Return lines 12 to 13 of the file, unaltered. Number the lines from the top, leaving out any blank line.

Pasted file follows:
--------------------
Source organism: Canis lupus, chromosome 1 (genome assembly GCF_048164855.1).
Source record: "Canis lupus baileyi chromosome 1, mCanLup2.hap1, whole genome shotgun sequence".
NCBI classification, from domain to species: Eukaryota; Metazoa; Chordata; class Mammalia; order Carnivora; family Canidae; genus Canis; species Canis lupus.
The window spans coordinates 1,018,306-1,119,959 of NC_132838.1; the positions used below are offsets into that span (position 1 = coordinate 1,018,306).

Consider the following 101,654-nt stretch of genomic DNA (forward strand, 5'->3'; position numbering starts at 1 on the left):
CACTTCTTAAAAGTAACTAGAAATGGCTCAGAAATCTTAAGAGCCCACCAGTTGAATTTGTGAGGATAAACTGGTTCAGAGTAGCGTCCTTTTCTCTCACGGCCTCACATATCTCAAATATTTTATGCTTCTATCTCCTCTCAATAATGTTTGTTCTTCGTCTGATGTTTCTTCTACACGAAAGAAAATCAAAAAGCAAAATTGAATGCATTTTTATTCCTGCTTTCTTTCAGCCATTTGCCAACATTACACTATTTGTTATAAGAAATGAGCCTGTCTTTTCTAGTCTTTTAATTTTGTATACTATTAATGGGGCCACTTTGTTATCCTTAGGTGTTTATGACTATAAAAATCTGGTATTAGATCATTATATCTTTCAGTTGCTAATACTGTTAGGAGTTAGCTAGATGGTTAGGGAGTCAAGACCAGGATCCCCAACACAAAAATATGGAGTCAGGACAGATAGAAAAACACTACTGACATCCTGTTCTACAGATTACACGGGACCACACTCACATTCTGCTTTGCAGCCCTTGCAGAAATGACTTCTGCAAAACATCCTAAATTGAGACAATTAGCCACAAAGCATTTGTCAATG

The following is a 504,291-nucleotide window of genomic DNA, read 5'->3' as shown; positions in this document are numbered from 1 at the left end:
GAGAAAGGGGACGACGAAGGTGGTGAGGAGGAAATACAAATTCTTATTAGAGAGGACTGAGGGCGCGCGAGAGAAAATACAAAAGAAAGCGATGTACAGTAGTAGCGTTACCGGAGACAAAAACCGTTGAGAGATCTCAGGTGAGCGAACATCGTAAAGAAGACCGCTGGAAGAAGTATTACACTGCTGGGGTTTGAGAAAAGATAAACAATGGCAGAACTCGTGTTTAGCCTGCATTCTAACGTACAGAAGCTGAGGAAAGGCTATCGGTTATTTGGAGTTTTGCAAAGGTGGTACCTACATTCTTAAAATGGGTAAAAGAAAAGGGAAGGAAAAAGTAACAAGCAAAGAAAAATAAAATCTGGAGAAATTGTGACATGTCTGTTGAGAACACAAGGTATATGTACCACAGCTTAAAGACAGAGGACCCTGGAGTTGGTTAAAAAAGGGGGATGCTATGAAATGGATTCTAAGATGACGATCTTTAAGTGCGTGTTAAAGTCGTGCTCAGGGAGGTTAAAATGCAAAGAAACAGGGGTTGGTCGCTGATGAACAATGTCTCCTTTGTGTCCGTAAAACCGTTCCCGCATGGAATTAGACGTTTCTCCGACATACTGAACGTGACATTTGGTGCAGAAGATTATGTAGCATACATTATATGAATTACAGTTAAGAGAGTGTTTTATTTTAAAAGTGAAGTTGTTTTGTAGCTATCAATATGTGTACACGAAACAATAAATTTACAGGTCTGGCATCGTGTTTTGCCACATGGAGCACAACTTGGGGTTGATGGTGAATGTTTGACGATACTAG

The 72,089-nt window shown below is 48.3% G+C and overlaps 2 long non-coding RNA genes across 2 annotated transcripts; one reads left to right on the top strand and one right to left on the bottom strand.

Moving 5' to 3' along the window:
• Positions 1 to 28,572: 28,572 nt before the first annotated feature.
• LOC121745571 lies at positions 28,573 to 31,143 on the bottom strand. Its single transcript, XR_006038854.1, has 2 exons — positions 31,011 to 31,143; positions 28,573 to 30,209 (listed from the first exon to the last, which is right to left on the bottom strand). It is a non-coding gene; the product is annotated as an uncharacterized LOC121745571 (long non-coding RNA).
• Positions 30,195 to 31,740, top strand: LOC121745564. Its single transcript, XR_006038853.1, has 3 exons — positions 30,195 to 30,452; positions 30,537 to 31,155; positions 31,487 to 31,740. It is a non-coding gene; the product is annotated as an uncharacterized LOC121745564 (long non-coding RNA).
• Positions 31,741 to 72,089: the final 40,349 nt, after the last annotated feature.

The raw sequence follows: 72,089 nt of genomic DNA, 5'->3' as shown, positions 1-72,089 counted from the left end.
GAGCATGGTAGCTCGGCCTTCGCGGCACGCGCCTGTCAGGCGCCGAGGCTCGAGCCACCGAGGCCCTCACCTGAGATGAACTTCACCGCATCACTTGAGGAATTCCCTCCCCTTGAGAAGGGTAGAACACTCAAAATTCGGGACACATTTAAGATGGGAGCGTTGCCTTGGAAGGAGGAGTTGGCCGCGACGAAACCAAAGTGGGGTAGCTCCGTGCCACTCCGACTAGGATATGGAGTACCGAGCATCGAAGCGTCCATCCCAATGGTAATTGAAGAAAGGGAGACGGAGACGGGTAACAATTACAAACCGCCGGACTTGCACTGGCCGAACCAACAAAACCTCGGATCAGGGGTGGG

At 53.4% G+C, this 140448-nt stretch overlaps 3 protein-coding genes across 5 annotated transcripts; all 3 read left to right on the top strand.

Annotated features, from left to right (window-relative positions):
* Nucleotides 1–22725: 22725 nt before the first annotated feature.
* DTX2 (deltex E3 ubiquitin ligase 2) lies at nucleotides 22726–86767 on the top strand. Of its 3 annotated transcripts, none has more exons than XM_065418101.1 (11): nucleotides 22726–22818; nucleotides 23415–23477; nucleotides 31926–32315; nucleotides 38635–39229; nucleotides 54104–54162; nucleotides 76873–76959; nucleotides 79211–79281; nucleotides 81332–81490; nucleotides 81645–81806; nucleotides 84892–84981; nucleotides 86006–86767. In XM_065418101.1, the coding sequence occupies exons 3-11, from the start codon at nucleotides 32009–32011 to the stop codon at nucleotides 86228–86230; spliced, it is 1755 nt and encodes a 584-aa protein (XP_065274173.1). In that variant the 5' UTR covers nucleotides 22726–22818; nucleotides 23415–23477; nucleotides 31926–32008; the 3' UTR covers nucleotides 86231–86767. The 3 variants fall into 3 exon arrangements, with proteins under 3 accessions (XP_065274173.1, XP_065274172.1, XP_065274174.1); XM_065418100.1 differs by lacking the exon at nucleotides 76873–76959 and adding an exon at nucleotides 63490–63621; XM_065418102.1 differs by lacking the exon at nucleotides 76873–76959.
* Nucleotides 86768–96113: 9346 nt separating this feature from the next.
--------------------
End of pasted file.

• LOC121745571 lies at positions 28,573 to 31,143 on the bottom strand. Its single transcript, XR_006038854.1, has 2 exons — positions 31,011 to 31,143; positions 28,573 to 30,209 (listed from the first exon to the last, which is right to left on the bottom strand). It is a non-coding gene; the product is annotated as an uncharacterized LOC121745571 (long non-coding RNA).
• Positions 30,195 to 31,740, top strand: LOC121745564. Its single transcript, XR_006038853.1, has 3 exons — positions 30,195 to 30,452; positions 30,537 to 31,155; positions 31,487 to 31,740. It is a non-coding gene; the product is annotated as an uncharacterized LOC121745564 (long non-coding RNA).